Catholicisms doctrine of transubstantiation, the

    Lutheran doctrine of consubstantiation, and

    Zwinglian symbolism. Calvin also believed in the

    existence of two churches, the visible comprising

    all believers and the invisible, which was

    composed of the predestined. He did, however,

    reject Luthers separation between the church

    and state, a worldly and ecclesiastical sphere,

    and insisted on a theocracy. Calvin rejected all

    other so-called sacraments as not founded in

    Scripture.

    Calvin established an unofficial theocracy and

    a Protestant Rome in Geneva, Switzerlanda

    society in which Calvinist elders regulated the

    personal and social lives of the citizens and did

    so through church courts. Calvin acted as virtual

    dictator from 1541 until his death. The older and

    more pious members were the elders of the

    community who governed the city. A consistory

    of five pastors and 12 lay elders examined and

    regulated the conduct of all citizens. They

    imposed strict discipline in dress, sexual mores,

    church attendance, and business affairs and

    severely punished sinful behavior. Prosperous

    merchants and shopkeepers saw in the rigid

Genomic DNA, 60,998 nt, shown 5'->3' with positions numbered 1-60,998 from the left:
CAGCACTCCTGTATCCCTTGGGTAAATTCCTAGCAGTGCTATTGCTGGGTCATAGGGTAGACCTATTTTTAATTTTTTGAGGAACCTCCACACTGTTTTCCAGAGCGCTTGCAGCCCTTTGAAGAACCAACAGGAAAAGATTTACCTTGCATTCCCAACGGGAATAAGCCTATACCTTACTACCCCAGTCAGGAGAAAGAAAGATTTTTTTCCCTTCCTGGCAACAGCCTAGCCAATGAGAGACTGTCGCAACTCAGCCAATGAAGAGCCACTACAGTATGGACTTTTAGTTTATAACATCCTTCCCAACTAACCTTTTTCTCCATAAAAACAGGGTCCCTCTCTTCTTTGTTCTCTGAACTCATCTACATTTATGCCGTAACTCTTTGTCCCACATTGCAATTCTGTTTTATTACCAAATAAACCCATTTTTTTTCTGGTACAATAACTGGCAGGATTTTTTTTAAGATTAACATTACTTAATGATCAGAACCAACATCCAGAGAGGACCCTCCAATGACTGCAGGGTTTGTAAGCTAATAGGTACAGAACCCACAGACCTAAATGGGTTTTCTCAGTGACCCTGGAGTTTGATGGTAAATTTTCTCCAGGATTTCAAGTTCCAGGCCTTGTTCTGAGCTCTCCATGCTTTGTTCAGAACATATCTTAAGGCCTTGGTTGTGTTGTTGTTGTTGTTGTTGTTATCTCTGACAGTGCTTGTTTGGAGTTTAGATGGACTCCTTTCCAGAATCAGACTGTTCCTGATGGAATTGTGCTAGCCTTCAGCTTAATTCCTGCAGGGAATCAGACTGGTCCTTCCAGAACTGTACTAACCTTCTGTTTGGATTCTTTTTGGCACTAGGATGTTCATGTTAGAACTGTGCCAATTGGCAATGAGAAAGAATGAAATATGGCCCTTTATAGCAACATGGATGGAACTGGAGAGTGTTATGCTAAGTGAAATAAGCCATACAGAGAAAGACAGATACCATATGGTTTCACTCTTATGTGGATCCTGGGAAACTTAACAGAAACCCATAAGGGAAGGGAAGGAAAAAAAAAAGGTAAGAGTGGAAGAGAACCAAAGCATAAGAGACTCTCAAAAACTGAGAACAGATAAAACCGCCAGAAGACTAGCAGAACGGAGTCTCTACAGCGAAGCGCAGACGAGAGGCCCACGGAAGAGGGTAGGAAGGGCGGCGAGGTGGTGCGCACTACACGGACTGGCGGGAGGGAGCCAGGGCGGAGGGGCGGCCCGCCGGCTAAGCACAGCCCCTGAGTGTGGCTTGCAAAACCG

social discipline Calvin imposed on the people a

    justification of the discipline they already

    imposed on themselves. Calvin saw nothing sinful

    in commercial activities and approved of

    charging interest on loans.

    During his last years Calvin elaborated

    Genevas laws, wrote against his enemies, and

    labored on the theology in his study, the Institutes.

    Geneva became a model church with discipline

    and order, and it became the center of

    international Protestantism. Calvin trained a

    new generation of reformers of many nationalities

    who carried his message back to their

    Calvin, John 301

    John Calvin (Library of Congress)

    homelands. Besides its influence in Switzerland,

    the Netherlands, Scotland, France, and in Hungary,

    in Germany it made considerable inroads

    in the south, was centered between Worms and

    Strasbourg in the Rhineland, around Wittenberg,

    and later all the areas in Germany to which

    the French Huguenots emigrated during the

    reign of the Great Elector. It is also thought that

    Calvinism with its emphasis on austerity and

    hard work contributed to the development of

    modern capitalism. In America it was influential

    among the Puritans.

    On May 27, 1564, Calvin died after a long

    illness.